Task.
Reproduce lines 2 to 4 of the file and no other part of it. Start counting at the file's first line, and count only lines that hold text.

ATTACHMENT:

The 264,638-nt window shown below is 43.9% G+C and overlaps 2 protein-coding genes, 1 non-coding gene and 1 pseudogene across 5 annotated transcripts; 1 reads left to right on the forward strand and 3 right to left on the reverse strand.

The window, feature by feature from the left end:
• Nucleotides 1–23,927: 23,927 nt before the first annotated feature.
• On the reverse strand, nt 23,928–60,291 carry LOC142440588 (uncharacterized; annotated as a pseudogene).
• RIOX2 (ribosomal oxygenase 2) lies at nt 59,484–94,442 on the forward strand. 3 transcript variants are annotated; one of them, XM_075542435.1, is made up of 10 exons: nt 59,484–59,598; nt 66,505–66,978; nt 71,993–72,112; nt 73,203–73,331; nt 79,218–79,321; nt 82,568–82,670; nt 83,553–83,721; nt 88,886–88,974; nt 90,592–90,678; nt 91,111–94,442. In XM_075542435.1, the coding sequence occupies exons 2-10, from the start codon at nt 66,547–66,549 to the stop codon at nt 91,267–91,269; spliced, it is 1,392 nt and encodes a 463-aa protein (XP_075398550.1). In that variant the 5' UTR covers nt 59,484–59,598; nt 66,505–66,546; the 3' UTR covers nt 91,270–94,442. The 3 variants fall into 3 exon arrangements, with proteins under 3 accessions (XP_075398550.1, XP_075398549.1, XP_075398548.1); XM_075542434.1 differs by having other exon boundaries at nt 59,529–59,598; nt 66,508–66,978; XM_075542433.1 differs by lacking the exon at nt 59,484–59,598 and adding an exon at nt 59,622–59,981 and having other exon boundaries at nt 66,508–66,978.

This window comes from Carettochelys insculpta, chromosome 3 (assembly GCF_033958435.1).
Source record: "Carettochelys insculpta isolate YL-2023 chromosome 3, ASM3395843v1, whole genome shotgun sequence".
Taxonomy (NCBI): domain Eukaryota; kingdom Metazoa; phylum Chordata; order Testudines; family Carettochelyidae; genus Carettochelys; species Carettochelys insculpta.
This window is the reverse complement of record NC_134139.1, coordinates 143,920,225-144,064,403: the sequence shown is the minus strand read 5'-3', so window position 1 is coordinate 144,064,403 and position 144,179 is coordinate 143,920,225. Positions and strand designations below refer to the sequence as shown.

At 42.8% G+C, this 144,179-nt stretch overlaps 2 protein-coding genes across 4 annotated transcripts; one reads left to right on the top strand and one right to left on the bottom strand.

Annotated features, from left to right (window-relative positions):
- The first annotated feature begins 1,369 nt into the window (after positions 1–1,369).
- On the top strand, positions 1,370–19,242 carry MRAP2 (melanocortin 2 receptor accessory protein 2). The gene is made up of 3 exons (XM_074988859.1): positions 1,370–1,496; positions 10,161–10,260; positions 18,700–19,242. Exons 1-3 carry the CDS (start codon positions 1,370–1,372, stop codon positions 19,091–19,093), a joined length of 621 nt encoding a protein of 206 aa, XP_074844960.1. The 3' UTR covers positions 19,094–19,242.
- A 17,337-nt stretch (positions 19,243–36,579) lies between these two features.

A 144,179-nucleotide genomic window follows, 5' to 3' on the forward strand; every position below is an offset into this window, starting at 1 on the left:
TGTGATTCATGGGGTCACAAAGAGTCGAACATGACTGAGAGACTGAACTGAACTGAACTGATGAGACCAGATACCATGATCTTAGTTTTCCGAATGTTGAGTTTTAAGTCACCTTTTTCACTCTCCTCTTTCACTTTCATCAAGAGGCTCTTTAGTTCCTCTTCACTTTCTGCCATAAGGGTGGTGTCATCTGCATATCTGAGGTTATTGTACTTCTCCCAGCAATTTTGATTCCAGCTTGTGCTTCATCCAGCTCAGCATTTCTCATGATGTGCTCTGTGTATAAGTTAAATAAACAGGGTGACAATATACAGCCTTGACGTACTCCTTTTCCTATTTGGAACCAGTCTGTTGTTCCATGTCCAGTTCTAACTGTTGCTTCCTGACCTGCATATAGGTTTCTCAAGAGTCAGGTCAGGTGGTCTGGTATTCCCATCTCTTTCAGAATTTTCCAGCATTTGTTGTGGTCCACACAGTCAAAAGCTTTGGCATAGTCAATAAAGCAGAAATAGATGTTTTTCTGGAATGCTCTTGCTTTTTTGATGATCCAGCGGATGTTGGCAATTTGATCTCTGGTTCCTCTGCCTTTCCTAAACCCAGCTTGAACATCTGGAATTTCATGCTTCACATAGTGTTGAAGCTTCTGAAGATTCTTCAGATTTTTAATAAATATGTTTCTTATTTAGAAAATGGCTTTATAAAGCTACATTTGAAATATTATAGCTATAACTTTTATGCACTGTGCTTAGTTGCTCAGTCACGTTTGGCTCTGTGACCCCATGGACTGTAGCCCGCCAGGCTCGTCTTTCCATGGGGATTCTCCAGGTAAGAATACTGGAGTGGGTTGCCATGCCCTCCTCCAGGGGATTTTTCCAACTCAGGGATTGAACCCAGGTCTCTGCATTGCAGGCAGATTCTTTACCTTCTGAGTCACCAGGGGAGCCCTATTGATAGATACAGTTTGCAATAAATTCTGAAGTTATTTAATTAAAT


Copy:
The window, feature by feature from the left end:
• Nucleotides 1–23,927: 23,927 nt before the first annotated feature.
• On the reverse strand, nt 23,928–60,291 carry LOC142440588 (uncharacterized; annotated as a pseudogene).